Since straightforward replication of qubits in an unknown state |*ψ*⟩ is not possible due to the no-cloning theorem, *i.e.*, we cannot perform such operations as |*ψ*⟩ →|*ψ*⟩ ⊗ |*ψ*⟩ ⊗ |*ψ*⟩,^{5} entanglement is used to spread the information held by designated qubits over multiple qubits through an encoding. This encoding is such that under evolution by a suitable operator the appropriate qubits will recover their original state. In short, we fight entanglement with entanglement. Entanglement has no classical analog. It encodes information in the correlations among the qubits in a given Hilbert space and this space explodes exponentially with the number of qubits.

Quantum information science explores, not the frontier of short distances as in particle physics, or of long distances as in cosmology, but rather the frontier of highly complex quantum states, the entanglement frontier.^{6}

The simplest error conditions (*e.g.*, bit flip, phase flip and their combination) assume that each qubit interacts with the environment independent of any other. This lets interaction operators to be tensor products of one-qubit interaction operators. Immediately Pauli matrices (or operators) become relevant because they span the space of 2 × 2 matrices, and the *n*-qubit Pauli group * P_{n}* (

^{2}Shor (1995).^{3}For some recent advances, see Heeres, et al (2017).^{4}See, *e.g.*, Preskill (2012).^{5}In classical computing, 0 → 000 and 1 → 111 is no big deal.^{6}Preskill (2012).

The running of a quantum algorithm must be restricted to a carefully chosen sub-space of some larger Hilbert space. The trick is to detect and undo unintended anomalies as they develop in the chosen sub-space without upsetting intended computations. Fortunately, some useful correction algorithms are now known. Further, a theory of quantum error-correction has also developed which allows quantum computers to compute effectively in the presence of noise and allows communications over noisy quantum channels to take place reliably.

The interaction of the computational Hilbert space with the environment (e.g., ambient heat bath, cosmic rays, stray gas molecules, etc.) can be broadly placed under the headings dissipation and decoherence.^{7}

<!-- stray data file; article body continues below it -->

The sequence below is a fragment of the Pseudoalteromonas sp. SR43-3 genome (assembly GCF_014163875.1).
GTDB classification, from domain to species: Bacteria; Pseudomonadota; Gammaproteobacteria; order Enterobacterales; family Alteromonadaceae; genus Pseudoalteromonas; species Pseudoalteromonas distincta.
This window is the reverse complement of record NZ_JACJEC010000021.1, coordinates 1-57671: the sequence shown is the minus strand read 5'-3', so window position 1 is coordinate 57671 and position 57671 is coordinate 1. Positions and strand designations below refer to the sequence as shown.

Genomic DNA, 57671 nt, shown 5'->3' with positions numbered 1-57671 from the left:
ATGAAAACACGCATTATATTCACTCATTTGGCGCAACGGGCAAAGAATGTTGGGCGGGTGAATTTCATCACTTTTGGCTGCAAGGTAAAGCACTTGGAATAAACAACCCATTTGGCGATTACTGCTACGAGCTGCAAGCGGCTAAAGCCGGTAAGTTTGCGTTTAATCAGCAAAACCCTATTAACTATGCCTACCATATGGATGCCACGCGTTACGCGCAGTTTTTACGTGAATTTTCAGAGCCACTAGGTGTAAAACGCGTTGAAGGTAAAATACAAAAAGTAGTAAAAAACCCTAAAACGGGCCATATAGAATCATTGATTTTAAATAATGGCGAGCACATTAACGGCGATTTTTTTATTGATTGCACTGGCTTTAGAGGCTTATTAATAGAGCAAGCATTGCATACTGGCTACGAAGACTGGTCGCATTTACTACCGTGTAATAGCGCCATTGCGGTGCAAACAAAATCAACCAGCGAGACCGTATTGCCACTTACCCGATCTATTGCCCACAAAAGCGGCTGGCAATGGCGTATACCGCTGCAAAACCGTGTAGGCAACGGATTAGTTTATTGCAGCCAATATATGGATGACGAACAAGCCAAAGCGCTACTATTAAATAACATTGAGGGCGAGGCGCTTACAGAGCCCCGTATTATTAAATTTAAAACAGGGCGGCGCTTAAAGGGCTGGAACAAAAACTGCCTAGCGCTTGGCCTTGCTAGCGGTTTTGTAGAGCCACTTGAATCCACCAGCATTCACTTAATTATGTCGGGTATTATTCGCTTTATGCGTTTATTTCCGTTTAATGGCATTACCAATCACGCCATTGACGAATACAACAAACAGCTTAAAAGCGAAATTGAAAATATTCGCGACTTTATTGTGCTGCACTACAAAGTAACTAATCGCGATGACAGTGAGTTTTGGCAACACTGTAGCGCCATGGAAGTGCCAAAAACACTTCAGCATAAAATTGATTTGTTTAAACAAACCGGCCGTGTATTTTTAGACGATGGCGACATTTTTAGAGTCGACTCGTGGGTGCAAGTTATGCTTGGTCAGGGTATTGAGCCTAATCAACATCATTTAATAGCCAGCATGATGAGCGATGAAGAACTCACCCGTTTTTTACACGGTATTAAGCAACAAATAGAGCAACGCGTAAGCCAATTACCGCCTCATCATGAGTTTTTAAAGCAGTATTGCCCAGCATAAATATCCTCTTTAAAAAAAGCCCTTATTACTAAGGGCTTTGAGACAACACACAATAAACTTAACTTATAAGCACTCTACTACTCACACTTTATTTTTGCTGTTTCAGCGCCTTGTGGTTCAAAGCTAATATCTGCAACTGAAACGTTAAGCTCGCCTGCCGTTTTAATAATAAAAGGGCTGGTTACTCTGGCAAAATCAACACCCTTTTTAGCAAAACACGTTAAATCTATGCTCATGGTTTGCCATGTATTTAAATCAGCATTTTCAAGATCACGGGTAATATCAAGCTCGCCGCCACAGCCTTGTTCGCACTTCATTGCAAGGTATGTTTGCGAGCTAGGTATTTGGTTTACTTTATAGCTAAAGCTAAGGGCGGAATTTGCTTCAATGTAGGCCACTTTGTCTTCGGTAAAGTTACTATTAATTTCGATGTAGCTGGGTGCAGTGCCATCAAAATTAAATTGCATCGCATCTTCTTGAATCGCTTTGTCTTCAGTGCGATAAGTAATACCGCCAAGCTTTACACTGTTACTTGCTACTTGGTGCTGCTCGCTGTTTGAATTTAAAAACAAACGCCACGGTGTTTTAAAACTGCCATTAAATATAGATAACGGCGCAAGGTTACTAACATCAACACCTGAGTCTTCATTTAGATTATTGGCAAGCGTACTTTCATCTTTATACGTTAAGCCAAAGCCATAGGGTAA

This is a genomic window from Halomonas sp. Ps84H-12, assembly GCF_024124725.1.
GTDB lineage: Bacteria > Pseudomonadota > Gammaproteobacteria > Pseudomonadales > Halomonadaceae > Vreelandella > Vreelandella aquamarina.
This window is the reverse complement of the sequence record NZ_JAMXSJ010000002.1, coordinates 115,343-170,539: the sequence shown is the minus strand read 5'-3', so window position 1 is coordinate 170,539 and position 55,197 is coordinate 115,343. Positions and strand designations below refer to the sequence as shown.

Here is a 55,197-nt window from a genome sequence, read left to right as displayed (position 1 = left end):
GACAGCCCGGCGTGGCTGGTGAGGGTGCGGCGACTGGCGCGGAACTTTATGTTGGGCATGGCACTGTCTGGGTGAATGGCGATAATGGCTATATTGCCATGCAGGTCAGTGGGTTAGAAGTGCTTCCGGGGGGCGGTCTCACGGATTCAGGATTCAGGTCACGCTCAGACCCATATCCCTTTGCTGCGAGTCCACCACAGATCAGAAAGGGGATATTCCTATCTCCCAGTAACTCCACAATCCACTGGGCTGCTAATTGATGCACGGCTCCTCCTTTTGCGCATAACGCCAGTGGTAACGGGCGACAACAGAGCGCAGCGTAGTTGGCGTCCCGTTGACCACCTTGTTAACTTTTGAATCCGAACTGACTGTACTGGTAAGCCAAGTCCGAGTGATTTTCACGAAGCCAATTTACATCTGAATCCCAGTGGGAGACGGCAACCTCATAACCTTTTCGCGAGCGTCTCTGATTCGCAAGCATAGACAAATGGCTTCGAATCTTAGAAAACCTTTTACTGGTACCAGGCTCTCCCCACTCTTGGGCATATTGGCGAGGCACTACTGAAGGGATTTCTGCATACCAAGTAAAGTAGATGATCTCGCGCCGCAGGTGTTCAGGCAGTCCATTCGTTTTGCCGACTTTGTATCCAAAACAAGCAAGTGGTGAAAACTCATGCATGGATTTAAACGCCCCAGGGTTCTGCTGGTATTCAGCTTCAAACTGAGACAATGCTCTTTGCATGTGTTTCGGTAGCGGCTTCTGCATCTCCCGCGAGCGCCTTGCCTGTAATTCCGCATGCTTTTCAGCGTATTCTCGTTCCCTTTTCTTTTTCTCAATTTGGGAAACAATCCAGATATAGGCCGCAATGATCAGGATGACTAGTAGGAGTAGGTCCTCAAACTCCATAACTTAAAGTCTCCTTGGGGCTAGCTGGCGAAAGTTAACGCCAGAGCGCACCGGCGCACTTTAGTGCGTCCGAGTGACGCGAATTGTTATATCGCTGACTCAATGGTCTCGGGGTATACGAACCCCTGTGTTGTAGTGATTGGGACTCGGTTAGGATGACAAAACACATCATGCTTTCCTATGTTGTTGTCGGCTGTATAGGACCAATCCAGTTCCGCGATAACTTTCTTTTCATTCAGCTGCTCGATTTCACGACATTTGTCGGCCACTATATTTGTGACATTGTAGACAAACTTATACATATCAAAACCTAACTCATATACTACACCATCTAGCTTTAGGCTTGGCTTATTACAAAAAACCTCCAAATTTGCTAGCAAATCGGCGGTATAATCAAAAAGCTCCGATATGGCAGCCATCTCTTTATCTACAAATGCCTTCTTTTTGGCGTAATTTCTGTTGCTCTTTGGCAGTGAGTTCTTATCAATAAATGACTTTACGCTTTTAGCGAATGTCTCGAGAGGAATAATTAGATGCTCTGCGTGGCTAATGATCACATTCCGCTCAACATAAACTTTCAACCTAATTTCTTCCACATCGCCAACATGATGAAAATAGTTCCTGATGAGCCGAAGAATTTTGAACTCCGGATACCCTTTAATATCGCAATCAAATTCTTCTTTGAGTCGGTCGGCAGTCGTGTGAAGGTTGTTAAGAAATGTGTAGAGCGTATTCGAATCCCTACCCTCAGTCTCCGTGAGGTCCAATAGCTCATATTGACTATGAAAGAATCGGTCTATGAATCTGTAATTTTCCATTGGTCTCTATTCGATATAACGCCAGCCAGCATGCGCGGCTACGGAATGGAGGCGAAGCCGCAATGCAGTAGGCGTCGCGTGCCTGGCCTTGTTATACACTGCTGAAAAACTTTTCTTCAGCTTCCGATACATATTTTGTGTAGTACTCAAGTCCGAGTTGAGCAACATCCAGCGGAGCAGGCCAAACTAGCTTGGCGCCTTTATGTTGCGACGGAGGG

**Dissipation** is a process by which a qubit loses energy to its environment. For example, if an excited state is used to represent a |1⟩ and a lower energy state as |0⟩, a qubit might spontaneously transition from |1⟩ to |0⟩ emitting a photon in the process. To see that dissipation is non-unitary, consider the following description of the bit-flip process:

**Decoherence:** Decoherence is more insidious. It is a coupling between two initially isolated quantum systems (say, the qubits and the environment) that tends to randomize the relative phases of the possible states of memory registers. This destroys the planned interference effects of a computational algorithm and entangles the state of the quantum computer with the environment. Decoherence usually occurs on a faster time-scale than dissipation.

In decoherence, information encoded in a quantum state “leaks out” to the environment. If the effects of the environment are not explicitly modeled, it would appear as if the logical qubits are no longer evolving in accordance with the Schrödinger equation. In fact, it is this coupling between a quantum system and its environment, and the resulting loss of coherence that prevents quantum effects from being evident at the macroscopic level. When that happens, that state will look locally like a classical state. Therefore, as far as a local observer is concerned, there is no difference between a classical bit and a qubit that has become hopelessly entangled with the rest of the universe.^{8} For example, suppose we have a qubit in the state

(|0⟩ + |1⟩)/√2 and further suppose that this qubit gets entangled with a second qubit so that the joint state of the two qubits is (|00⟩ + |11⟩)/√2. If we now ignore the second qubit, the first qubit will be in the *maximally mixed state*, i.e., no matter what measurement you make on it, you will get a random output. You will never see interference between the |00⟩ and |11⟩ branches of the wave function, because for interference to occur the two branches must be identical in *all* aspects and this cannot happen by changing the first qubit alone to make |00⟩ identical to |11⟩. To see an interference pattern it is necessary to perform a joint measurement on the two qubits together.